Adrian Lepley’s workday begins with a meeting of his Quality Control Team – his three dogs: Stella, Boof and Ted.
It was Adrian’s ageing staffy’s appalling breath that first sparked the idea behind his new business Something for Stella, a range of homemade treats specially designed to tackle common canine complaints.
Featuring peppermint and parsley, the recipe behind ‘Fresh as a Daisy’ was honed and perfected, followed by ‘Calm the Farm’, with a touch of chamomile designed to take the edge off travel anxiety for Adrian’s Jack Russell Boof.
Specially created for Ted the Retriever was ‘Plain Jane’, invented for the dog who prefers quantity over quality.
Now, business is booming for the 29-year-old Mount Gambier resident, who launched the online business earlier this year to a plethora of customers eager to trial his catchy treats on their canine companions.
“My first sale was the twelfth of March this year,” Adrian said, proudly.
“I put on my best Hawaiian shirt and go around to people’s houses and hand deliver all the treats. I get quite a few visits at the door from my clients.”
Adrian is one of three Limestone Coast men taking part in the Micro Enterprise Project (MEP), a year-long project which aims to equip people with disabilities with the skills and support required to set up their own small business.
Traditional work opportunities evaporated for Adrian when he was diagnosed with schizophrenia at age 18 and had to leave his trade.
This is the first year MEP has been offered in the Limestone Coast, after successfully operating in Adelaide since 2012.
Since its inception, around 100 people have set businesses to suit their circumstances and skillsets, from everything to timber furniture to floral artistry.
Midway through her first year, Limestone Coast MEP Consultant Sandi Seymour said she’s looking forward to seeing what her first three participants can achieve.
“My job is to support a person with a disability, identify their passion and help them develop that into a small enterprise,” she said.
“It’s very satisfying to watch someone grow, reach their goals and provide them with a socially valued role in the community.”
The MEP model, which has been designed to work around intellectual, cognitive and psychosocial disabilities, is funded through the participant’s own NDIS plan.
From start-up to operating a business, MEP delivers participants a “real world experience”, far away from the traditional institutional model of disability employment, Sandi said.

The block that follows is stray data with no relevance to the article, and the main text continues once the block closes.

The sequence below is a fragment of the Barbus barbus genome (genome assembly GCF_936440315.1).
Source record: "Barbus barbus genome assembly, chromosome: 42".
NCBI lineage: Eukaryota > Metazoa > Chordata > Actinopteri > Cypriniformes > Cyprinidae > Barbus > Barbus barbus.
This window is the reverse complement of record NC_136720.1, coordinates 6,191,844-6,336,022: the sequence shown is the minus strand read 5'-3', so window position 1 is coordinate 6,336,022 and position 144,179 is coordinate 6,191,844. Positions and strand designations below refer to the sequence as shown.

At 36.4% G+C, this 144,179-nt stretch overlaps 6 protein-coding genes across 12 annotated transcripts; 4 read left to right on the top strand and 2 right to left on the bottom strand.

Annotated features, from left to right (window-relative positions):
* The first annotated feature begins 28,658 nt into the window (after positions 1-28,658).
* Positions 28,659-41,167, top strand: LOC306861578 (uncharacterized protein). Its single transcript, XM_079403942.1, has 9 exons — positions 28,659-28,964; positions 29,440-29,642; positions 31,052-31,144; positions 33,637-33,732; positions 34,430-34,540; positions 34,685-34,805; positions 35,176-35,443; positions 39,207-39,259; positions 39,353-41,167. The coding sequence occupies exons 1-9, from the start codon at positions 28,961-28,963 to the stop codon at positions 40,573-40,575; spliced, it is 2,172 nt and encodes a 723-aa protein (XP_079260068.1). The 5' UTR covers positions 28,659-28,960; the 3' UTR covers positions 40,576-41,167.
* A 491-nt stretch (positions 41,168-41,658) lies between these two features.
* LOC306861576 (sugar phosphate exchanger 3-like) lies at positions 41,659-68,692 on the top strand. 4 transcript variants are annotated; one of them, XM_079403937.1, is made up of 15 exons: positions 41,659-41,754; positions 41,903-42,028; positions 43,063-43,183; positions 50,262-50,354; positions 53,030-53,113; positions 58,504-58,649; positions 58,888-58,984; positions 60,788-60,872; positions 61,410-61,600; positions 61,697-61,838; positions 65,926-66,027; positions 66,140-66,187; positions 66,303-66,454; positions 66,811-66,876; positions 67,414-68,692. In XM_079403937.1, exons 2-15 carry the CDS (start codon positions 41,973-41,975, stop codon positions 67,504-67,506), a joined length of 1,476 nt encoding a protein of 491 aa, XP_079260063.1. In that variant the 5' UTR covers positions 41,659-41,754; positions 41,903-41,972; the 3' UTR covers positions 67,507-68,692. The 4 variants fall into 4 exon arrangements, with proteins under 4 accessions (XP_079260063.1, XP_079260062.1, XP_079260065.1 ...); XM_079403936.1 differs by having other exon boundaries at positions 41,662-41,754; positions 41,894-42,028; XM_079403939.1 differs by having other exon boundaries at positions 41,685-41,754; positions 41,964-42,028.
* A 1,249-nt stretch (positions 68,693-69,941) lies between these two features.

“These businesses aren’t about making millions of dollars, they’re about giving people a valued role and doing things that they love to do in their community,” she said.
“The first 3-6 months is to work with someone to identify what their idea of a business might be and support them to get it started.
“My other job is to connect the person to a management group, whose role it is to ensure quality control and act as a layer of protection, a check-in for the person.”
Personal assistants are also employed to support the fledgling business, matched to the needs of each skillset.
With each business crafted around the individual’s skills, interests and passions, Sandi said Adrian is the perfect candidate for the MEP model.
“Adrian, as a dog lover, came in with a very clear focus on what he wanted to do,” she said.
“He’s set goals and plans and worked to a timeline and has been so committed to seeing the business succeed. He’s doing really well.”
Every element of the business Adrian has been involved in, from meeting with vets and chefs to finetune his recipes, to mission statements, marketing and visiting with prospective sellers.
Behind the scenes, Sandi is there to guide and offer support when needed.
As a social worker and the mother of a son with disabilities, Sandi said she feels lucky to witness her clients achieve goals they set for themselves.
“It is lovely to work with young men and support them to live the life they choose,” she said.
“People seem to walk a little taller and be proud of what they’re doing. It’s fantastic.”
Last week, Adrian reached a major milestone – a large enough profit to invest in some tools of the trade.
“I hit $400 gross – I was stoked with that,” he said. “It’s bought me a whole pile of tools like an oven and a mixer to make it all easier,” he said.
A full blackboard lists the orders for the week and Adrian is already wrapping his brain around ways to expand his range, according to his occasionally picky canine client base.
“So far, I’ve only had one dog not like them because they were too big,” he said, “so I’m currently in development of a smaller biscuit, just for Woody the toy poodle.”
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